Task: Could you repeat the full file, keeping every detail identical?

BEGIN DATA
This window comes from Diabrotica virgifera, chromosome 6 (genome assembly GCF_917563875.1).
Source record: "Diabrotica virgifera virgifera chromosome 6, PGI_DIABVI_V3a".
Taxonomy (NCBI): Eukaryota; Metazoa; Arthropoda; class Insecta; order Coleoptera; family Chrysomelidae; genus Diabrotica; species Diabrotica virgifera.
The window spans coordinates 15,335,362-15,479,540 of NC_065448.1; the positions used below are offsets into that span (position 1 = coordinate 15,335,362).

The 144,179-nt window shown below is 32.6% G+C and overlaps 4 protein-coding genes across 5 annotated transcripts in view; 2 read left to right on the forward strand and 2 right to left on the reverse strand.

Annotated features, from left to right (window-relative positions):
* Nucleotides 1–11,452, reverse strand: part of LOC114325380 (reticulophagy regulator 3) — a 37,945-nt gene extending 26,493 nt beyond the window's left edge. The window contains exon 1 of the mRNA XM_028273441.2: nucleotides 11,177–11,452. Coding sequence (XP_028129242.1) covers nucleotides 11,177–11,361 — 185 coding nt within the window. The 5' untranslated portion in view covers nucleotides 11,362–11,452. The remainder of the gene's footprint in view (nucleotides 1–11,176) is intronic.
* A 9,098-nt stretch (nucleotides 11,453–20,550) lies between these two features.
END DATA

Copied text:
This window comes from Diabrotica virgifera, chromosome 6 (genome assembly GCF_917563875.1).
Source record: "Diabrotica virgifera virgifera chromosome 6, PGI_DIABVI_V3a".
Taxonomy (NCBI): Eukaryota; Metazoa; Arthropoda; class Insecta; order Coleoptera; family Chrysomelidae; genus Diabrotica; species Diabrotica virgifera.
The window spans coordinates 15,335,362-15,479,540 of NC_065448.1; the positions used below are offsets into that span (position 1 = coordinate 15,335,362).

The 144,179-nt window shown below is 32.6% G+C and overlaps 4 protein-coding genes across 5 annotated transcripts in view; 2 read left to right on the forward strand and 2 right to left on the reverse strand.

Annotated features, from left to right (window-relative positions):
* Nucleotides 1–11,452, reverse strand: part of LOC114325380 (reticulophagy regulator 3) — a 37,945-nt gene extending 26,493 nt beyond the window's left edge. The window contains exon 1 of the mRNA XM_028273441.2: nucleotides 11,177–11,452. Coding sequence (XP_028129242.1) covers nucleotides 11,177–11,361 — 185 coding nt within the window. The 5' untranslated portion in view covers nucleotides 11,362–11,452. The remainder of the gene's footprint in view (nucleotides 1–11,176) is intronic.
* A 9,098-nt stretch (nucleotides 11,453–20,550) lies between these two features.